The personal statement should be a comprehensive narrative essay outlining significant aspects of your academic and personal history, particularly those that provide context for your academic achievements and educational choices. Quality of writing and depth of content both contribute toward a meaningful and relevant personal statement.
I. Address the following topics:
A. Academic Elements (required)
- Academic History
- Tell us about your college career to date, describing your performance, educational path and choices.
- Explain any situations that may have had a significant positive or negative impact on your academic progress and/or curricular choices. If you transferred multiple times, had a significant break in your education, or changed career paths, explain.
- What are the specific reasons you wish to leave your most recent college/university and/or program of study?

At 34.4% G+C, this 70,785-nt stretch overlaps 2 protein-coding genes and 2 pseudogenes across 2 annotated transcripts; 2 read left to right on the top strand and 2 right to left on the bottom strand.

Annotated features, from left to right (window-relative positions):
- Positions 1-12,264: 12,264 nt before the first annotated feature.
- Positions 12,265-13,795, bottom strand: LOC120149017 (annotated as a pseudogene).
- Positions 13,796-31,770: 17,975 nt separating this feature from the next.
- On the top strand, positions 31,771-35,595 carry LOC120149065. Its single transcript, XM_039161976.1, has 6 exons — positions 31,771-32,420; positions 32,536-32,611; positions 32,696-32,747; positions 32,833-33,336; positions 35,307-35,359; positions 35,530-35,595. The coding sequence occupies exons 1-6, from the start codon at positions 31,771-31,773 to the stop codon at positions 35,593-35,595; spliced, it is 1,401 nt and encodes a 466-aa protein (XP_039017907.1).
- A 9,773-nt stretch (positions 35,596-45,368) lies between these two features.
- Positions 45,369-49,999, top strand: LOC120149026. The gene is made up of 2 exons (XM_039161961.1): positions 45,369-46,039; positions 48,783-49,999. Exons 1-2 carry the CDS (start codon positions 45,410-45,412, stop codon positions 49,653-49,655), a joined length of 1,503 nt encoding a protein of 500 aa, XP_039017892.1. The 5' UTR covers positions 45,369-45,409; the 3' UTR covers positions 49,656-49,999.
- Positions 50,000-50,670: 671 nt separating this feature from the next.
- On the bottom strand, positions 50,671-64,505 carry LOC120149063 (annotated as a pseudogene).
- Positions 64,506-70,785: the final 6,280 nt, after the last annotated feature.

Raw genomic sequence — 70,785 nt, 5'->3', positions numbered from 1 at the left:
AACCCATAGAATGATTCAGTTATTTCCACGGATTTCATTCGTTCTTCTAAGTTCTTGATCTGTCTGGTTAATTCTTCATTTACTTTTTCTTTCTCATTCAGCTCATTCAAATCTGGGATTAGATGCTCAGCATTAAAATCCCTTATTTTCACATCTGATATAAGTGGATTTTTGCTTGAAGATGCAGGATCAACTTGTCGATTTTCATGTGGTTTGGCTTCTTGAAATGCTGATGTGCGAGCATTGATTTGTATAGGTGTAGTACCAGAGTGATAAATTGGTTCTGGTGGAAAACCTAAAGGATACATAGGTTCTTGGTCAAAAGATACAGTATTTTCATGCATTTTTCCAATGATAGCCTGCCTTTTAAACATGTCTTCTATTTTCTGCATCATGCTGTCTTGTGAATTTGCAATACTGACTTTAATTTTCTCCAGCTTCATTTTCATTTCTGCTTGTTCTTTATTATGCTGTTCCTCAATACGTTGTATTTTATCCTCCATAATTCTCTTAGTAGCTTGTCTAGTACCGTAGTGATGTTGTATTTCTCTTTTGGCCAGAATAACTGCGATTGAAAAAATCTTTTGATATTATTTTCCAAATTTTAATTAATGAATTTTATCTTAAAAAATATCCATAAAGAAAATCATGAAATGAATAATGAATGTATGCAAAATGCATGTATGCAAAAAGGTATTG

- Your Major and/or Career Goals
- Tell us about your intended major and career aspirations.
- Are you prepared to enter your intended major at this time? If not, describe your plans for preparing for the major. What led you to choose this major? If you are still undecided, why? What type of career are you most likely to pursue after finishing your education?
- How will the UW help you attain your academic, career, and/or personal goals?
B. Personal Elements (required)
- Cultural Understanding
- Thoughtfully describe the ways in which culture had an impact on your life and what you have learned about yourself and society as a result. How has your own cultural history enriched and/or challenged you?